Sunday, June 28, 2009

Why is it that...

This is the second year I've had a participant come up to me during gospel study and ask about Matt 5:32
But I say unto you, That whosoever shall put away his wife, saving for the cause of fornication, causeth her to commit adultery: and whosoever shall marry her that is divorced committeth adultery.

Why are they reading there when they're studying D&C and the Book of Mormon in seminary? What made them seek this verse out? What is in their background that is causing them to ask questions about this verse?

All of these questions run through my mind when they ask about this verse, and it's hard when I've had questions about what this means for our society and church today. I try to teach my youth that some of what we read in the New Testament has particular cultural applications and may not apply word for word today, but that the doctrine behind the counsel is sound - i.e. the marriage was and is a sacred ordinance that should not be entered into or ended lightly without serious consequences, but that there are times when it is correct and necessary to flee that marriage if one is in danger physically, emotionally, or spiritually.

I only hope that what I'm teaching them is correct, and even more, that I am somehow answering the unasked questions behind the vocalized one.

A Harrowing Beginning to a Wonderful Week

I started EFY this last week in Salt Lake. That is where the problems began. I thought I was starting EFY in Provo. I discovered my mistake Sunday afternoon and had to be in Salt Lake by 7 pm. Panicking, I called Erica as soon as she got out of church to tell her about my change of plans. Luckily, she was planning on coming to pick me up anyway to go to dinner with some family.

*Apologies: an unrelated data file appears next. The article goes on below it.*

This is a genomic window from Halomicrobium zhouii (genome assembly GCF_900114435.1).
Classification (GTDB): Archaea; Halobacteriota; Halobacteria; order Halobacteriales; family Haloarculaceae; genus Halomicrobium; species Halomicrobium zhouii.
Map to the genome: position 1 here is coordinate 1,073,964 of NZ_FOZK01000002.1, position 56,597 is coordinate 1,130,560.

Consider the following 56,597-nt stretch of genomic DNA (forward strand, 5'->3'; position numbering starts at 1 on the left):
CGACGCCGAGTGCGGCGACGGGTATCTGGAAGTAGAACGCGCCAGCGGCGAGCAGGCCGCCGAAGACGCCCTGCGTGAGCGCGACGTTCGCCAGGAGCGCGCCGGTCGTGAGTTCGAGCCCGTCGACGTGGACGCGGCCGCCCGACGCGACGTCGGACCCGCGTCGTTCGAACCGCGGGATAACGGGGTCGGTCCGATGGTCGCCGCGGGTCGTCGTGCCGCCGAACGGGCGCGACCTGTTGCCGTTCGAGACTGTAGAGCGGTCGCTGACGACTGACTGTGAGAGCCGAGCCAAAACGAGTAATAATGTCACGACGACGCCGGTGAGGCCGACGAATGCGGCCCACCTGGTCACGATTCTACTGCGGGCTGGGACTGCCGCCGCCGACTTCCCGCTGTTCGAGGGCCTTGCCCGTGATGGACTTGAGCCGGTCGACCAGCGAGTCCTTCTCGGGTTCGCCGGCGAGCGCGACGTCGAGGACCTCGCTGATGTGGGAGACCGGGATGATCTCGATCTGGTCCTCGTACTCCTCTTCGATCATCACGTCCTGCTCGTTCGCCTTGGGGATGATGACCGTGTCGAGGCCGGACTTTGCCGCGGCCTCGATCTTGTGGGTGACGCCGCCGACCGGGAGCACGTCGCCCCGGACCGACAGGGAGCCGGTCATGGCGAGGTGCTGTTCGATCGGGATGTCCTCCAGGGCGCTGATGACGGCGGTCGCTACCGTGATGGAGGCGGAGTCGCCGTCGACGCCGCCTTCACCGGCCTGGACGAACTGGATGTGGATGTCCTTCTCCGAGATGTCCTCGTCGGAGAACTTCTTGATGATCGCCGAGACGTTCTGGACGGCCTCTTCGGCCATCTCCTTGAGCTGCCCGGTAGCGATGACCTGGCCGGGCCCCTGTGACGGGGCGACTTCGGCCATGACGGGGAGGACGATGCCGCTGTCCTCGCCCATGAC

A few hours later, my cousin and my sister came and picked me and all of my stuff up, we had a rushed dinner at my aunt and uncle's in Alpine, and then Erica and I dashed out with almost no gas in her car to try and find where I was supposed to go.

I say "try" because we got lost. Several times. And did I mention we had almost no gas? Mom and Dad, I know we get ourselves into these scraps more than we should, but let's just call them learning experiences, okay? Shake your heads, but it worked out alright in the end.

After stopping at sever churches to ask directions, and after fretting at being very late for my fireside with the session director, we finally found where we needed to be. I blame Salt Lake, the directions from Google, and most of all ME for the massively stressful experience, but I cannot blame Erica. In fact, she was a saint the entire time as I slowly morphed into a monster about getting lost and having no gas and being late and not knowing anyone at the session....yaddah yaddah yaddah. I'm afraid I complained quite a bit when I was only in a mess of my own doing. Erica even found my room for me and unloaded and made my bed while I was in the fireside and BC meeting.

Monday found me with new resolve and lighter spirits. After breakfast in the cafeteria, I headed to go help the participants check in and then I met my girls. Oh, and what girls! I had six of the sweetest, funniest, most spiritually hungry 14-year-olds I've ever met. They were a wonder!

After starting off kind of quiet, they soon became fast friends with each other and with me. We never argued about modesty like some girls did with their counselors, I never had to worry about them sneaking off, and they went to bed right when they were asked to (with a few funny exceptions). I laughed with them at pizza night, I cried with them at devotionals and during our testimony meeting, and had a first-class time.

I was not a model counselor, but I think there were times when I was exactly what some of those girls needed. It's very humbling to know that I have something to offer such mature, intelligent, spiritual souls as these. It is nice to know that I am needed and can be useful in teaching the gospel to a truly royal generation.